GRETCHEN MENSINK LOVEJOY/SPRING VALLEY TRIBUNE<br /><br /><!-- 1upcrlf2 -->State Sen. Jeremy Miller, right, stopped at Sunshine Foods Thursday morning to hear what his constituents have to say.<br /><br /><!-- 1upcrlf2 -->
GRETCHEN MENSINK LOVEJOY/SPRING VALLEY TRIBUNE

State Sen. Jeremy Miller, right, stopped at Sunshine Foods Thursday morning to hear what his constituents have to say.

State Sen. Jeremy Miller got some Sunshine last Thursday morning as he toured southeast Minnesota to visit with his constituents while on Easter and Passover break from the spring legislative session: Miller met with Spring Valley and Wykoff area residents at Sunshine Foods in Spring Valley as part of a tour of his district, which includes Fillmore, Houston and Winona counties.

Miller met with store manager Jeff Fowler before joining the public in the aisles of the grocery store, where some who knew that he was scheduled to appear gathered to express what is on their minds.

Spring Valley resident Jerry Cleveland shared his thoughts about silica sand mining in the area, as well as other environmental and health-related issues, including clean groundwater, after which conversation turned to the increase in state minimum wage recently signed into law.

Miller answered questions and speculated about what might happen now that inflation is allowed to dictate what minimum wage will be once the rate is increased. Small businesses pay $6.15, and the federal minimum wage is $7.25, but with the state increase, the minimum wage is now $9.50 for most businesses. Miller related that he had heard from many business owners and students who are concerned that the "big jump" in pay might affect business operation and student work-study programs.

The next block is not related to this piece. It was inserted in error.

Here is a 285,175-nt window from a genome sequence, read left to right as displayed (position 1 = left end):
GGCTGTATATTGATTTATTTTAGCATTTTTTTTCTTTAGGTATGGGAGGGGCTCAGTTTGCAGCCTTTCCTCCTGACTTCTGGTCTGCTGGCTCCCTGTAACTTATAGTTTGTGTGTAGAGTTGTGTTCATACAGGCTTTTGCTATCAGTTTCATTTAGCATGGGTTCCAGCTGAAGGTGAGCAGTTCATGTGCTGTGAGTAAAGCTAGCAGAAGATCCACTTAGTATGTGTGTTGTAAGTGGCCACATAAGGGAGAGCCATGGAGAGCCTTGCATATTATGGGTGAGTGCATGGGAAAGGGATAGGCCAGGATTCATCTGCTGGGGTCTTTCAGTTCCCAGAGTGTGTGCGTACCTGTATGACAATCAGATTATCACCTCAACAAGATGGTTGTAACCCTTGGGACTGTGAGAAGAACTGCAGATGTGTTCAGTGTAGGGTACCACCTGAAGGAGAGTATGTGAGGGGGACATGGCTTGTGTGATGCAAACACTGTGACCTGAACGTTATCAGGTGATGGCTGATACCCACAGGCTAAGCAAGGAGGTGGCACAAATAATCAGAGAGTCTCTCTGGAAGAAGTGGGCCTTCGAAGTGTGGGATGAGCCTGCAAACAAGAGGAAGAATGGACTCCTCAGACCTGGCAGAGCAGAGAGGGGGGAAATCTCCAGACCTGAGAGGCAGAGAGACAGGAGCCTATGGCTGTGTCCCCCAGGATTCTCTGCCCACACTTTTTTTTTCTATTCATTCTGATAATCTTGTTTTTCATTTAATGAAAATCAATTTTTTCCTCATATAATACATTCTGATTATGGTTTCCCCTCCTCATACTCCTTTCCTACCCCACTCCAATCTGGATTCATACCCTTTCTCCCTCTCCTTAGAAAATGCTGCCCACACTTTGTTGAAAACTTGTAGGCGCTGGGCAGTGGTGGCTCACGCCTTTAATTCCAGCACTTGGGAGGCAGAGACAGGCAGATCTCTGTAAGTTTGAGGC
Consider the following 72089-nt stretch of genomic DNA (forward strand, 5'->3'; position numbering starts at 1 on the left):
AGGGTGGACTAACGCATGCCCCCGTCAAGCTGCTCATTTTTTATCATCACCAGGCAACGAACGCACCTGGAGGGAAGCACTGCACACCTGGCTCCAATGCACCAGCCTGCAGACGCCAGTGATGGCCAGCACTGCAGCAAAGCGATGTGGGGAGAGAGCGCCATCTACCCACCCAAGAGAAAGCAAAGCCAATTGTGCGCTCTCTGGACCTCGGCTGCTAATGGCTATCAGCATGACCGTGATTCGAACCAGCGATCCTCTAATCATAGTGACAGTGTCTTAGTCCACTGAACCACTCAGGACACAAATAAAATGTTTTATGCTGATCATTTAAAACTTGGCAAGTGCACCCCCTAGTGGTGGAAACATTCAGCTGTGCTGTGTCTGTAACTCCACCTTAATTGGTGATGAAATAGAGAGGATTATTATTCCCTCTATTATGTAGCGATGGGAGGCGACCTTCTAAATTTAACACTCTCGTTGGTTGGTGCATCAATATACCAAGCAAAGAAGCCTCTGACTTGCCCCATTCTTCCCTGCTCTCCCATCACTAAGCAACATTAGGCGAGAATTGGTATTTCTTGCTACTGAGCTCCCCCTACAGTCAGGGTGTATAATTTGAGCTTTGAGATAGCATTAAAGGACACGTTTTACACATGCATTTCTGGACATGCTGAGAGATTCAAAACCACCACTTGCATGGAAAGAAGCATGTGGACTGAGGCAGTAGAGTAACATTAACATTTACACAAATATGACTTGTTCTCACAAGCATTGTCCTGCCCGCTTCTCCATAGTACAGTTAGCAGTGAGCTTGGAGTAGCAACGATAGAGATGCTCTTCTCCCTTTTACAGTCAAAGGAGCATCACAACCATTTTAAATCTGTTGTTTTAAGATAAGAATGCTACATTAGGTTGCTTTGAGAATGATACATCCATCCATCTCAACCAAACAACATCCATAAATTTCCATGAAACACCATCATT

He posed the rhetorical question, "Is minimum wage supposed to be a living wage, or a starting wage?"

The 2014 capital improvement bonding bill has not been signed yet, but according to the senator, the House and the governor have both put out proposals - the governor's proposal standing at approximately $1 billion, and the House's proposal, at $850 million, which the Senate's proposal would likely match. He pointed out that Historic Forestville, the Chatfield Center for the Arts (CCA), Preston's National Trout Center, the state fish hatchery at Lanesboro, the Lanesboro dam - which he acknowledged is "a safety issue" - and projects at Winona State University and Southeast Technical College in Winona are all on the table for consideration this year.

Miller noted that he planned the tour to make himself available to his constituents, as he feels that "it's not about being a Democrat or Republican. One of my top priorities as a legislator is listening to the people I represent...trying to make southeast Minnesota a better place to live. I love what I do and take the position seriously. My role is to listen to my constituents and represent them. The votes I take at the Capitol are based on the feedback I get from my constituents. I want to best represent the people in my district." He encouraged anyone who wishes to contact him to do so by calling (651) 296-5649 or e-mailing him at sen.jeremy.miller@senate.mn.